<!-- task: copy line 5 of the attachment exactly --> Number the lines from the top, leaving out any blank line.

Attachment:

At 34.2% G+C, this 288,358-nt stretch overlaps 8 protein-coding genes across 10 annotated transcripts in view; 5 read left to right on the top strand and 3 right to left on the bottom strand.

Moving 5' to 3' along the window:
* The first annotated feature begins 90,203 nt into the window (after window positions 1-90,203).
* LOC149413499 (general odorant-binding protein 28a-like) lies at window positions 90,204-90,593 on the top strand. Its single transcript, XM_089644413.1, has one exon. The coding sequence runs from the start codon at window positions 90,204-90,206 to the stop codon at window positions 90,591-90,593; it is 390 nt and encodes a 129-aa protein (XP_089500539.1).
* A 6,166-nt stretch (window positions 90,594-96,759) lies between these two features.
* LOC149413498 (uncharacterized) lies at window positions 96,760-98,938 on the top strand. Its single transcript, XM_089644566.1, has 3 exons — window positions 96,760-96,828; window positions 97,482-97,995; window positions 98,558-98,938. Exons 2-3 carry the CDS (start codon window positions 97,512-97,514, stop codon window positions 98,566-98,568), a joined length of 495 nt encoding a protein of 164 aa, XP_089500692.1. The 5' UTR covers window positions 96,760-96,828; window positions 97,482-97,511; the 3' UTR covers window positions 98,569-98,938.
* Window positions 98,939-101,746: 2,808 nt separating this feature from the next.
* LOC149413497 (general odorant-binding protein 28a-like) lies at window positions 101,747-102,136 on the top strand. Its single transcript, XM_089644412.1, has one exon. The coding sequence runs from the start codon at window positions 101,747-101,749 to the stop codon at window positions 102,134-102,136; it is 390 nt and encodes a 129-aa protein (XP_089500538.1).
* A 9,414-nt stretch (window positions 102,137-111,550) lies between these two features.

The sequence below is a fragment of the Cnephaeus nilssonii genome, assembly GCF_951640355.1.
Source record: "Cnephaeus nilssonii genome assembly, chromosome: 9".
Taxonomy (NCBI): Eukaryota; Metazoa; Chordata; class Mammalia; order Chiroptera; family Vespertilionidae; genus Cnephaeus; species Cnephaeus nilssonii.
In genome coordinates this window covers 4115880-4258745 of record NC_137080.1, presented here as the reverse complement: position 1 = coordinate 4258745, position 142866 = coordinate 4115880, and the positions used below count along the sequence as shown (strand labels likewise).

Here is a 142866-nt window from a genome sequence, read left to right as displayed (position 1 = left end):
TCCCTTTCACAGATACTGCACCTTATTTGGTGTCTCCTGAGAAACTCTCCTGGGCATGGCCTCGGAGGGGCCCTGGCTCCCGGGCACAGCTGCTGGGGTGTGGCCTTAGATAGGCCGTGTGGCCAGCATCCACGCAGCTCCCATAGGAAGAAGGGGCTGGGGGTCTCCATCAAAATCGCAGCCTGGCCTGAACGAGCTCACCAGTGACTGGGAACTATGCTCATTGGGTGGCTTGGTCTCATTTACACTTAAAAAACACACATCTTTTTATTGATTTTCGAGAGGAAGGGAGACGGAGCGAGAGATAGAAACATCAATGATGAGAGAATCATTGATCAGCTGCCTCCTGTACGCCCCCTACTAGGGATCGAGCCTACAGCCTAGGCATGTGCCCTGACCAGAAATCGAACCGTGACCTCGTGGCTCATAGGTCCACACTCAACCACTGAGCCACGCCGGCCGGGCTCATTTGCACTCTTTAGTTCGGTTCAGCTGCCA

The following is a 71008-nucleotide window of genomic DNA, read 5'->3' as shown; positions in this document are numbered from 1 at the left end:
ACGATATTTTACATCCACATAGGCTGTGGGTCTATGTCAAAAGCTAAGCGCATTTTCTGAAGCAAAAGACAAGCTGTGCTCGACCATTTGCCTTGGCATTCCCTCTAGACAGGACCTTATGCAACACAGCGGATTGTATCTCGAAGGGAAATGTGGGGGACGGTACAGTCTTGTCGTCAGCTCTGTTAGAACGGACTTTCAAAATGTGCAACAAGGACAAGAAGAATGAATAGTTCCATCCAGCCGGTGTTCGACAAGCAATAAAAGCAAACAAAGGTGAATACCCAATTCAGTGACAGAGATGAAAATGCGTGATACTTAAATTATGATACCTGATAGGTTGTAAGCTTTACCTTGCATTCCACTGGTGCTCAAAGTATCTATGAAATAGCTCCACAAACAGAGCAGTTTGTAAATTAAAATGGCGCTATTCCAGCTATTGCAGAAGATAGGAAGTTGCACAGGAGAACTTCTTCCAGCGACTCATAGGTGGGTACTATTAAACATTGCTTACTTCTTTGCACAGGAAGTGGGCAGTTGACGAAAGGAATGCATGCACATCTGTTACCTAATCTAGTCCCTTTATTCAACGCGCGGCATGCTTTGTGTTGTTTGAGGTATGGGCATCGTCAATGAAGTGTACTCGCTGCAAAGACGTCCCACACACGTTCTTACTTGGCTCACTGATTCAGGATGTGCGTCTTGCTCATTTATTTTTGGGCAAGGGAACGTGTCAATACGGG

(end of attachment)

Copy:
* A 6,166-nt stretch (window positions 90,594-96,759) lies between these two features.